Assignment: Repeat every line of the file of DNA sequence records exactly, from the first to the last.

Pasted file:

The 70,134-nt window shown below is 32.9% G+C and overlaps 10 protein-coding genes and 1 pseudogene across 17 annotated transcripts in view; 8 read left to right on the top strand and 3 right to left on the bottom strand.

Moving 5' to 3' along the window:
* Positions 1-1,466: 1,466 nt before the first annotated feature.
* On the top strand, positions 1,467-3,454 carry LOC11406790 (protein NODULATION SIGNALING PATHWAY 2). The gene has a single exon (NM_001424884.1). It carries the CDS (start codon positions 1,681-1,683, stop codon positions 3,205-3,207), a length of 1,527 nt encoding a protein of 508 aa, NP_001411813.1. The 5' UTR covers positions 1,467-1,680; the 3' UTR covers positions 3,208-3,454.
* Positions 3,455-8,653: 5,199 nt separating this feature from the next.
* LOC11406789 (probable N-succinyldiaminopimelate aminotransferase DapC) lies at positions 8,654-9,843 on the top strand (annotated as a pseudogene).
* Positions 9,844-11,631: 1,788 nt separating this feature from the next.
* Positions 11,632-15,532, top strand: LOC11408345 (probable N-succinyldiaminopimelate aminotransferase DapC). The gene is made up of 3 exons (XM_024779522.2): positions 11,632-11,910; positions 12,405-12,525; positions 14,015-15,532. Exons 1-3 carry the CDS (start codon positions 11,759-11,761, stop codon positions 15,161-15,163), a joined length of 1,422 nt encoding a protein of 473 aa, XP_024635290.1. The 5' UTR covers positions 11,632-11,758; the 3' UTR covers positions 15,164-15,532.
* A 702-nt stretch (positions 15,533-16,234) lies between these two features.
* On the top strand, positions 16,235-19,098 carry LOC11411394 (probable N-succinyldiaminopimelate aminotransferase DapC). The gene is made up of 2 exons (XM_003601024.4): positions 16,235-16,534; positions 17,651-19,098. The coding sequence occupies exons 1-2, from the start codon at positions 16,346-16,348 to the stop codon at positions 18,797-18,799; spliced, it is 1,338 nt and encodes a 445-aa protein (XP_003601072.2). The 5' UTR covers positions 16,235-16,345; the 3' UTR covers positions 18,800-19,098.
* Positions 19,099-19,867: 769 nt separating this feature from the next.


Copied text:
The 70,134-nt window shown below is 32.9% G+C and overlaps 10 protein-coding genes and 1 pseudogene across 17 annotated transcripts in view; 8 read left to right on the top strand and 3 right to left on the bottom strand.

Moving 5' to 3' along the window:
* Positions 1-1,466: 1,466 nt before the first annotated feature.
* On the top strand, positions 1,467-3,454 carry LOC11406790 (protein NODULATION SIGNALING PATHWAY 2). The gene has a single exon (NM_001424884.1). It carries the CDS (start codon positions 1,681-1,683, stop codon positions 3,205-3,207), a length of 1,527 nt encoding a protein of 508 aa, NP_001411813.1. The 5' UTR covers positions 1,467-1,680; the 3' UTR covers positions 3,208-3,454.
* Positions 3,455-8,653: 5,199 nt separating this feature from the next.
* LOC11406789 (probable N-succinyldiaminopimelate aminotransferase DapC) lies at positions 8,654-9,843 on the top strand (annotated as a pseudogene).
* Positions 9,844-11,631: 1,788 nt separating this feature from the next.
* Positions 11,632-15,532, top strand: LOC11408345 (probable N-succinyldiaminopimelate aminotransferase DapC). The gene is made up of 3 exons (XM_024779522.2): positions 11,632-11,910; positions 12,405-12,525; positions 14,015-15,532. Exons 1-3 carry the CDS (start codon positions 11,759-11,761, stop codon positions 15,161-15,163), a joined length of 1,422 nt encoding a protein of 473 aa, XP_024635290.1. The 5' UTR covers positions 11,632-11,758; the 3' UTR covers positions 15,164-15,532.
* A 702-nt stretch (positions 15,533-16,234) lies between these two features.
* On the top strand, positions 16,235-19,098 carry LOC11411394 (probable N-succinyldiaminopimelate aminotransferase DapC). The gene is made up of 2 exons (XM_003601024.4): positions 16,235-16,534; positions 17,651-19,098. The coding sequence occupies exons 1-2, from the start codon at positions 16,346-16,348 to the stop codon at positions 18,797-18,799; spliced, it is 1,338 nt and encodes a 445-aa protein (XP_003601072.2). The 5' UTR covers positions 16,235-16,345; the 3' UTR covers positions 18,800-19,098.
* Positions 19,099-19,867: 769 nt separating this feature from the next.